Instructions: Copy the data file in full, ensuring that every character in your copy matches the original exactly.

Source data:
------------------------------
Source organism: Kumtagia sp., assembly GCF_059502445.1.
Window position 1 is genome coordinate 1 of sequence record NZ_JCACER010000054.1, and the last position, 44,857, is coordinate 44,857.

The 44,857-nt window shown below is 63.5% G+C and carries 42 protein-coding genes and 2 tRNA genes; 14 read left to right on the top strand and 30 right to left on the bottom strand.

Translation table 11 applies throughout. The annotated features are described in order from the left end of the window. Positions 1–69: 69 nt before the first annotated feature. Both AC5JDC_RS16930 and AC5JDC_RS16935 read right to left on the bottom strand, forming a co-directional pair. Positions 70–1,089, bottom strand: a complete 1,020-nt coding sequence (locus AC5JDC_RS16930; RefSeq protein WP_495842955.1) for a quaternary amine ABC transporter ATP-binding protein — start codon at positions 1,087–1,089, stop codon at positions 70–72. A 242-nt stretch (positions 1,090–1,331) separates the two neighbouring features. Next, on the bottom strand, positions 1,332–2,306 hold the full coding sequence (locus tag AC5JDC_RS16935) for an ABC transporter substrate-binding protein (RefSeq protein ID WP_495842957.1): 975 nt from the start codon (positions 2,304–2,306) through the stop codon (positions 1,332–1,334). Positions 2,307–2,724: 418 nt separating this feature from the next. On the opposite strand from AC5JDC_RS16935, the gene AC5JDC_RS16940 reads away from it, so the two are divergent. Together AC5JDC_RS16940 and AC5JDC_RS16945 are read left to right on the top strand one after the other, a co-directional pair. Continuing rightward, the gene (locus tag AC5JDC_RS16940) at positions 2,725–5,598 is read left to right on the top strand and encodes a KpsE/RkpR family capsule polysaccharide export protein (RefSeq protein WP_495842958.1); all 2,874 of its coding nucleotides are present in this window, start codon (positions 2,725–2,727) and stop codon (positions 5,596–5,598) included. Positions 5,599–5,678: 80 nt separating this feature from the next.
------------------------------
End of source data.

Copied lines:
Source organism: Kumtagia sp., assembly GCF_059502445.1.
Window position 1 is genome coordinate 1 of sequence record NZ_JCACER010000054.1, and the last position, 44,857, is coordinate 44,857.

The 44,857-nt window shown below is 63.5% G+C and carries 42 protein-coding genes and 2 tRNA genes; 14 read left to right on the top strand and 30 right to left on the bottom strand.

Translation table 11 applies throughout. The annotated features are described in order from the left end of the window. Positions 1–69: 69 nt before the first annotated feature. Both AC5JDC_RS16930 and AC5JDC_RS16935 read right to left on the bottom strand, forming a co-directional pair. Positions 70–1,089, bottom strand: a complete 1,020-nt coding sequence (locus AC5JDC_RS16930; RefSeq protein WP_495842955.1) for a quaternary amine ABC transporter ATP-binding protein — start codon at positions 1,087–1,089, stop codon at positions 70–72. A 242-nt stretch (positions 1,090–1,331) separates the two neighbouring features. Next, on the bottom strand, positions 1,332–2,306 hold the full coding sequence (locus tag AC5JDC_RS16935) for an ABC transporter substrate-binding protein (RefSeq protein ID WP_495842957.1): 975 nt from the start codon (positions 2,304–2,306) through the stop codon (positions 1,332–1,334). Positions 2,307–2,724: 418 nt separating this feature from the next. On the opposite strand from AC5JDC_RS16935, the gene AC5JDC_RS16940 reads away from it, so the two are divergent. Together AC5JDC_RS16940 and AC5JDC_RS16945 are read left to right on the top strand one after the other, a co-directional pair. Continuing rightward, the gene (locus tag AC5JDC_RS16940) at positions 2,725–5,598 is read left to right on the top strand and encodes a KpsE/RkpR family capsule polysaccharide export protein (RefSeq protein WP_495842958.1); all 2,874 of its coding nucleotides are present in this window, start codon (positions 2,725–2,727) and stop codon (positions 5,596–5,598) included. Positions 5,599–5,678: 80 nt separating this feature from the next.